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dc.contributor.authorTaylor, A.M.
dc.contributor.authorHarris, A.D.
dc.contributor.authorVarnava, A.
dc.contributor.authorPhillips, Rhiannon
dc.contributor.authorTaylor, J.O.
dc.contributor.authorHughes, O.
dc.contributor.authorWilkes, A.R.
dc.contributor.authorHall, J.E.
dc.contributor.authorWise, R.G.
dc.date.accessioned2019-10-07T08:00:54Z
dc.date.available2019-10-07T08:00:54Z
dc.date.issued2015-10-23
dc.identifier.citationTaylor, A.M., Harris, A.D., Varnava, A., Phillips, R., Taylor, J.O., Hughes, O., Wilkes, A.R., Hall, J.E. and Wise, R.G. (2015) 'A functional magnetic resonance imaging study to investigate the utility of a picture imagination task in investigating neural responses in patients with chronic musculoskeletal pain to daily physical activity photographs', PloS one, 10(10), p.e0141133.en_US
dc.identifier.issn1932-6203
dc.identifier.urihttp://hdl.handle.net/10369/10756
dc.descriptionArticle published in PLoS One available open access at https://doi.org/10.1371/journal.pone.0141133en_US
dc.description.abstractPain-related anxiety and fear are associated with increased difficulties in attention, increased awareness of pain, impaired disengagement from pain, and can moderate the effects of attentional coping attempts. Accurately assessing the direct impact of pain-related anxiety and fear on pain behavior has proved difficult. Studies have demonstrated no or limited influence of pain-related fear and anxiety on behavior but this may be due to inherent problems with the scales used. Neuroimaging has improved the understanding of neural processes underlying the factors that influence pain perception. This study aimed to establish if a Picture and Imagination Task (PIT), largely developed from the Photographs of Daily Activity (PHODA) assessment tool, could help explore how people living with chronic pain process information about daily activities. Blood oxygenation level dependent (BOLD) functional magnetic resonance imaging (fMRI) was used to compare brain responses in patients with chronic musculoskeletal pain (CMSKP) (n = 15) and healthy controls (n = 15). Subjects were asked to imagine how they would feel mentally and physically if asked to perform daily activities illustrated in PIT. The results found that a number of regions involved in pain processing saw increased BOLD activation in patients compared with controls when undertaking the task and included the insula, anterior cingulate cortex, thalamus and inferior and superior parietal cortices. Similarly, increased BOLD responses in patients compared to controls in the frontal pole, paracingulate and the supplementary motor cortex may be suggestive of a memory component to the responses The amygdala, orbitofrontal cortex, substantia nigra/ventral tegmentum, putamen, thalamus, pallidum, inferior parietal (supramarginal and angular gyrus) and cingulate cortex were also seen to have greater differences in BOLD signal changes in patients compared with controls and many of these regions are also associated with general phobic responses. Therefore, we suggest that PIT is a useful task to explore pain- and movement-related anxiety and fear in fMRI studies. Regions in the Default Mode Network remained active or were less deactivated during the PIT task in patients with CMSKP compared to healthy controls supporting the contention that the DMN is abnormal in patients with CMSKP.en_US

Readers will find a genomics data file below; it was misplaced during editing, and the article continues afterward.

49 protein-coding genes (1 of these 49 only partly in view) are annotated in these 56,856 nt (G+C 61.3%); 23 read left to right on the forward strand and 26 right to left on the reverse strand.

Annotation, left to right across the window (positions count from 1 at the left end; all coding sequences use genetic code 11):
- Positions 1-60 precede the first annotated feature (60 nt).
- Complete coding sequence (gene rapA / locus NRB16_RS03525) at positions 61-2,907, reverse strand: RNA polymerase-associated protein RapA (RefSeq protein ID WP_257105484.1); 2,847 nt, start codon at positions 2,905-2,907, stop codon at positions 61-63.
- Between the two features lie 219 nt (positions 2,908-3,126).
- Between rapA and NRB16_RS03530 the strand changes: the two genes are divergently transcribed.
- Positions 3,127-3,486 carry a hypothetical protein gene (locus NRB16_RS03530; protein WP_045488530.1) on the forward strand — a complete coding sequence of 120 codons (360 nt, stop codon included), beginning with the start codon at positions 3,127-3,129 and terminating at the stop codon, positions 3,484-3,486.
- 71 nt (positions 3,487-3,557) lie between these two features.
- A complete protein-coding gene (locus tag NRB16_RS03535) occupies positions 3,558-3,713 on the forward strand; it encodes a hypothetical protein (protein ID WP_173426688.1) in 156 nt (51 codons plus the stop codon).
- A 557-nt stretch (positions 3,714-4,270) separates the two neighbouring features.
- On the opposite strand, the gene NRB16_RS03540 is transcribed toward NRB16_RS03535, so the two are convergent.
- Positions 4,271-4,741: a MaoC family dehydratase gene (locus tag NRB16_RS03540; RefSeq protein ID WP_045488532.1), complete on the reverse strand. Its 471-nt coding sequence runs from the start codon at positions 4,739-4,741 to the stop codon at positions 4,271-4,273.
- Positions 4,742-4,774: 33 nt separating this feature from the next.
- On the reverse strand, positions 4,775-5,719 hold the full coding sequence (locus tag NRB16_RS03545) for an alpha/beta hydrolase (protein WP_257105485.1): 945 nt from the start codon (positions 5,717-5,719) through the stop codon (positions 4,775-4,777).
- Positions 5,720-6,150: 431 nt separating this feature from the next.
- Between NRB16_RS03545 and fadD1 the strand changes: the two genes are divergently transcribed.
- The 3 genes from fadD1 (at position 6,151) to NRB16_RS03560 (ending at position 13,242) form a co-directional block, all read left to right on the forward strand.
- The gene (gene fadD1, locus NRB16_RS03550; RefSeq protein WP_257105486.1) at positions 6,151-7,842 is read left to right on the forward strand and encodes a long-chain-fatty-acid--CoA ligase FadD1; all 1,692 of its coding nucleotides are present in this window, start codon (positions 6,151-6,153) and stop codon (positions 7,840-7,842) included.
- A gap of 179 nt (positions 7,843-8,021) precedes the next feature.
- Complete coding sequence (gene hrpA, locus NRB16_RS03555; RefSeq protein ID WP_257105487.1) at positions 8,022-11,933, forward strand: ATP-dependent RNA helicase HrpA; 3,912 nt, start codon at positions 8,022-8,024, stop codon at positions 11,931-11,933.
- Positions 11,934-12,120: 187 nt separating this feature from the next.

dc.language.isoenen_US
dc.publisherPublic Library of Scienceen_US
dc.relation.ispartofseriesPLoS One;
dc.titleA Functional Magnetic Resonance Imaging Study to Investigate the Utility of a Picture Imagination Task in Investigating Neural Responses in Patients with Chronic Musculoskeletal Pain to Daily Physical Activity Photographsen_US
dc.typeArticleen_US
dc.identifier.doihttps://doi.org/10.1371/journal.pone.0141133
dcterms.dateAccepted2015
rioxxterms.versionNAen_US


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